The common agricultural policy and small farmers

In this article I will attempt to explain the new common agricultural policy (CAP) deal that will be implemented in 2023. First I will give a basic description of the CAP agreement:

1. There will be a linear cut of 25 per cent of direct payments. These cuts will be put towards an environmental fund of €300 million for co-schemes. However, it it not revealed how much farmers will be compensated for participation in these new schemes. To obtain full payments they will have to be involved in some environmental measures.

2. The minimum rate of convergence has been set at 85 per cent. Convergence aims to redistribute €12 million annually from above-average entitlements to below-average entitlements. That means that large farm grants will be cut and redistributed among smaller medium-sized farmers, and that is a good thing.

3. Ireland will have to submit a full strategic plan by the end of 2021. Every member-state will have a say what plan they want implemented; but before coming to that decision there must be a full nationwide discussion among all farmers on the deal. Only then should the full agreed plan should be submitted.

Just like the strategic environmental assessment, where the public in the general area of a major development have full rights of consultation on all aspects of the project, and where they fought so successfully against industrialised wind farms, now it is imperative for all farmers to air their opinions on this CAP deal and ensure a fair deal for all.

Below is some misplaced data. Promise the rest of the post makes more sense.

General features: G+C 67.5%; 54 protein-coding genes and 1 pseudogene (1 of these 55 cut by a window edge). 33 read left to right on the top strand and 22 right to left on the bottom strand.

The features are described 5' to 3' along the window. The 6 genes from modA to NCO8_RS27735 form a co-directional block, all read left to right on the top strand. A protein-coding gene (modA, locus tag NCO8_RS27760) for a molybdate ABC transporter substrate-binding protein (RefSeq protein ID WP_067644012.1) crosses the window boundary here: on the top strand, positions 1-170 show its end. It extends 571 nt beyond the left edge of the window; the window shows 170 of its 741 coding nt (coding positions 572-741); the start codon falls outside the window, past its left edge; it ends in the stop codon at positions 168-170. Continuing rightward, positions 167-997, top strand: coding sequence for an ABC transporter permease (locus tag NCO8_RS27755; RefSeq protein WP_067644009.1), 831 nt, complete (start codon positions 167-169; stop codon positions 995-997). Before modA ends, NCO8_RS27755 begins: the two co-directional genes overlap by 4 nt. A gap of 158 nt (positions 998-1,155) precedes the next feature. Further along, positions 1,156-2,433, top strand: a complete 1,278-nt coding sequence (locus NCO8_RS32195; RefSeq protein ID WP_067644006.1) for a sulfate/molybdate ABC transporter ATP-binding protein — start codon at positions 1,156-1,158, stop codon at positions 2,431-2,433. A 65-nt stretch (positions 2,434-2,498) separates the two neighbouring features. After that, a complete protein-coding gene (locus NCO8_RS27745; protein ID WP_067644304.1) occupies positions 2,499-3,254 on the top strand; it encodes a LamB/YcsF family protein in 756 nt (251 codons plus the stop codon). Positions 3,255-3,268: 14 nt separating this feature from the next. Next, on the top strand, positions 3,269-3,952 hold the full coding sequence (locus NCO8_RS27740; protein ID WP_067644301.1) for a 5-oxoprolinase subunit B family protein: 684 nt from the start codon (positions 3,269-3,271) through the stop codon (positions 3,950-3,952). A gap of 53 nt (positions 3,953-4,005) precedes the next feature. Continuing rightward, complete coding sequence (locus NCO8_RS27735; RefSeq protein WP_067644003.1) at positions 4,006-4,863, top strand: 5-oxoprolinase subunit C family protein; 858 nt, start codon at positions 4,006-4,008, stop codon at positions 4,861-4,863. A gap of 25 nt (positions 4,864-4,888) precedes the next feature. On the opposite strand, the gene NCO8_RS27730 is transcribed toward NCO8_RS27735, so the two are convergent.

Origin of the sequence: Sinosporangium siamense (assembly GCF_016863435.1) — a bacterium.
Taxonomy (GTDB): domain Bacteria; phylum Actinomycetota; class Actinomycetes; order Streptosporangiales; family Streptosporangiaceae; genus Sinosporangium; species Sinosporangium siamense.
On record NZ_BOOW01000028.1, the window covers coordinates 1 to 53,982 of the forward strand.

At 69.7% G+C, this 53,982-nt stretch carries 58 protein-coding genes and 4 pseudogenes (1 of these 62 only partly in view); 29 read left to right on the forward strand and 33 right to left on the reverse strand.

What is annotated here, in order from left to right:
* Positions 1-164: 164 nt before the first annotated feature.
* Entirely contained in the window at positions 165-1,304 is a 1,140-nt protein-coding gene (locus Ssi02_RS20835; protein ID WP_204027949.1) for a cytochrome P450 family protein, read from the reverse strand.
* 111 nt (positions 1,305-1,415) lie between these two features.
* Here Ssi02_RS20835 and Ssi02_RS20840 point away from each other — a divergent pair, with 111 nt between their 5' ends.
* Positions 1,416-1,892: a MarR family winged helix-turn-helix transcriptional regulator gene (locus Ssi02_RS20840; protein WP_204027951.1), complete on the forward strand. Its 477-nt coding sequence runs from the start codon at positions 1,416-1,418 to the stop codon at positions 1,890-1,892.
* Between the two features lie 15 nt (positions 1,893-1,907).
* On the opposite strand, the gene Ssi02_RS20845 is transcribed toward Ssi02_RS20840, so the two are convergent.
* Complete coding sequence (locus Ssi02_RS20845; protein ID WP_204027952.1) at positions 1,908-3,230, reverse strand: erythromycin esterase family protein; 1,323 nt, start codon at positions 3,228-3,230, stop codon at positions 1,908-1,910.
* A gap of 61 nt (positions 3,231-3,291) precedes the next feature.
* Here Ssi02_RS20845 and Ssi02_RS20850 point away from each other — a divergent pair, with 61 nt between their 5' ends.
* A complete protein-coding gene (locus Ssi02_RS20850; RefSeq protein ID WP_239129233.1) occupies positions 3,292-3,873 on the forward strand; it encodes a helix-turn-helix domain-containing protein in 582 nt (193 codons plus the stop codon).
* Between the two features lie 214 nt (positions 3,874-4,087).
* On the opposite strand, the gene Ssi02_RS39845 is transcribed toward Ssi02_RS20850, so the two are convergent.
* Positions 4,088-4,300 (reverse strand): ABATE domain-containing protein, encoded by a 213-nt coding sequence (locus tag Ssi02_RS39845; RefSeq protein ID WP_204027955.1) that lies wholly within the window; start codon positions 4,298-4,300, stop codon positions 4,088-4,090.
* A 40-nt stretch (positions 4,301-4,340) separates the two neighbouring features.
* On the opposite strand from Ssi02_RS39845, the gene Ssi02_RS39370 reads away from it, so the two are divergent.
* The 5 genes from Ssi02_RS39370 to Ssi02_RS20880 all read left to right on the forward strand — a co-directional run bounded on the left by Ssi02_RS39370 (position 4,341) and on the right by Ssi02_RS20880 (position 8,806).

4. There will be a 10 per cent linear cut to all payments to finance top-up for small farmers. That said, however, it is written that convergence and capping could reduce the cut, thus reducing the top-up, and an eye needs to be kept on that.

5. There will be a decision on what an active farmer is. That is a simple answer: this would be a farmer that who is producing. Part-time farmers who are producing cannot be excluded. 

There are some positive aspects to the new CAP agreement; but, as said before, the farmers and workers need to have their say. There must be full discussion and debate. While It is good to see environmental schemes being implemented across the board, and that is a very positive development, CAP cannot let down small and medium-sized farmers.

Unfortunately the proposed Climate Bill (which is separate from CAP), which seeks to reduce beef breeds, will be disastrous for Irish agriculture. I will get into that in detail in the next article. I hope to give readers a good understanding of the basics of this important deal for all.

I also wish to state that the contribution of left parties and individuals in the EU, among them Mick Wallace, Clare Daly, and Luke Flanagan, has been crucial, and they deserve thanks from all farmers.